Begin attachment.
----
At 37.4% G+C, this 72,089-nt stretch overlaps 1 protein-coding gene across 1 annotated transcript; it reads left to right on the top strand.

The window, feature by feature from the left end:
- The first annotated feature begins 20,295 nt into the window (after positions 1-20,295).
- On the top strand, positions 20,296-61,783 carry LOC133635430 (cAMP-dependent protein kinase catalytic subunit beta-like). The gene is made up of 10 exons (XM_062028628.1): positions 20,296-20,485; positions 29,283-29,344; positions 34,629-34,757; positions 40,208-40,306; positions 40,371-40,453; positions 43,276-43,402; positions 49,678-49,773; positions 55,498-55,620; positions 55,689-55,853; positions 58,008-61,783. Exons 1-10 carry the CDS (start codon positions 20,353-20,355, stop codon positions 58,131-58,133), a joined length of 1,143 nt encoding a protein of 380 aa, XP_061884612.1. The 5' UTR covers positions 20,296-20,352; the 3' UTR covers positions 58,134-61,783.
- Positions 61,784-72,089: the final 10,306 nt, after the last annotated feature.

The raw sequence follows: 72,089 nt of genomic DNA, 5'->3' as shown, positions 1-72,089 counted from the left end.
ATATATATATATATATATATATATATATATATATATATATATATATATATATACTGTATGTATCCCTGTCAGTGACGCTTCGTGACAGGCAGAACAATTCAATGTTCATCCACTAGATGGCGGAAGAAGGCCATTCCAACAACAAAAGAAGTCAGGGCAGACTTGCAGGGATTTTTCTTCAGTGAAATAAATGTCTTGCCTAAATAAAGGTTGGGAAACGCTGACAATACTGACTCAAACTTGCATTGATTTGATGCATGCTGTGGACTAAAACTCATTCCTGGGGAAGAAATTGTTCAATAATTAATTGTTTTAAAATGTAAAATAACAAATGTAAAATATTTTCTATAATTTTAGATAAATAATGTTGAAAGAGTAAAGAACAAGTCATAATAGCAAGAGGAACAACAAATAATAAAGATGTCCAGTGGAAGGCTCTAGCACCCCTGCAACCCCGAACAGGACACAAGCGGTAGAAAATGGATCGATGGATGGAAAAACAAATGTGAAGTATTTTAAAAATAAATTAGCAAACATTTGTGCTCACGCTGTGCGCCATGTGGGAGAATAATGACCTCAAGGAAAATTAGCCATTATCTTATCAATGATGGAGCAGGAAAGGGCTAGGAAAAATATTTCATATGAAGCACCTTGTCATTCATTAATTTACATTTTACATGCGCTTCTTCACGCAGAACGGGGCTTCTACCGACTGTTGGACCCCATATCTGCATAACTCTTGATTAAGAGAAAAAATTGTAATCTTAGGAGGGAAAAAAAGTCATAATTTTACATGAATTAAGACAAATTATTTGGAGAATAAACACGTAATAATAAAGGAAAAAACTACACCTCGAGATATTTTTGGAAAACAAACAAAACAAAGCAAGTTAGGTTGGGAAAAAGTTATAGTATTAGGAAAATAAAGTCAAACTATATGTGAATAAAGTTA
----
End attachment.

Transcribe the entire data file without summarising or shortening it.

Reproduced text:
At 37.4% G+C, this 72,089-nt stretch overlaps 1 protein-coding gene across 1 annotated transcript; it reads left to right on the top strand.

The window, feature by feature from the left end:
- The first annotated feature begins 20,295 nt into the window (after positions 1-20,295).
- On the top strand, positions 20,296-61,783 carry LOC133635430 (cAMP-dependent protein kinase catalytic subunit beta-like). The gene is made up of 10 exons (XM_062028628.1): positions 20,296-20,485; positions 29,283-29,344; positions 34,629-34,757; positions 40,208-40,306; positions 40,371-40,453; positions 43,276-43,402; positions 49,678-49,773; positions 55,498-55,620; positions 55,689-55,853; positions 58,008-61,783. Exons 1-10 carry the CDS (start codon positions 20,353-20,355, stop codon positions 58,131-58,133), a joined length of 1,143 nt encoding a protein of 380 aa, XP_061884612.1. The 5' UTR covers positions 20,296-20,352; the 3' UTR covers positions 58,134-61,783.
- Positions 61,784-72,089: the final 10,306 nt, after the last annotated feature.

The raw sequence follows: 72,089 nt of genomic DNA, 5'->3' as shown, positions 1-72,089 counted from the left end.
ATATATATATATATATATATATATATATATATATATATATATATATATATATACTGTATGTATCCCTGTCAGTGACGCTTCGTGACAGGCAGAACAATTCAATGTTCATCCACTAGATGGCGGAAGAAGGCCATTCCAACAACAAAAGAAGTCAGGGCAGACTTGCAGGGATTTTTCTTCAGTGAAATAAATGTCTTGCCTAAATAAAGGTTGGGAAACGCTGACAATACTGACTCAAACTTGCATTGATTTGATGCATGCTGTGGACTAAAACTCATTCCTGGGGAAGAAATTGTTCAATAATTAATTGTTTTAAAATGTAAAATAACAAATGTAAAATATTTTCTATAATTTTAGATAAATAATGTTGAAAGAGTAAAGAACAAGTCATAATAGCAAGAGGAACAACAAATAATAAAGATGTCCAGTGGAAGGCTCTAGCACCCCTGCAACCCCGAACAGGACACAAGCGGTAGAAAATGGATCGATGGATGGAAAAACAAATGTGAAGTATTTTAAAAATAAATTAGCAAACATTTGTGCTCACGCTGTGCGCCATGTGGGAGAATAATGACCTCAAGGAAAATTAGCCATTATCTTATCAATGATGGAGCAGGAAAGGGCTAGGAAAAATATTTCATATGAAGCACCTTGTCATTCATTAATTTACATTTTACATGCGCTTCTTCACGCAGAACGGGGCTTCTACCGACTGTTGGACCCCATATCTGCATAACTCTTGATTAAGAGAAAAAATTGTAATCTTAGGAGGGAAAAAAAGTCATAATTTTACATGAATTAAGACAAATTATTTGGAGAATAAACACGTAATAATAAAGGAAAAAACTACACCTCGAGATATTTTTGGAAAACAAACAAAACAAAGCAAGTTAGGTTGGGAAAAAGTTATAGTATTAGGAAAATAAAGTCAAACTATATGTGAATAAAGTTA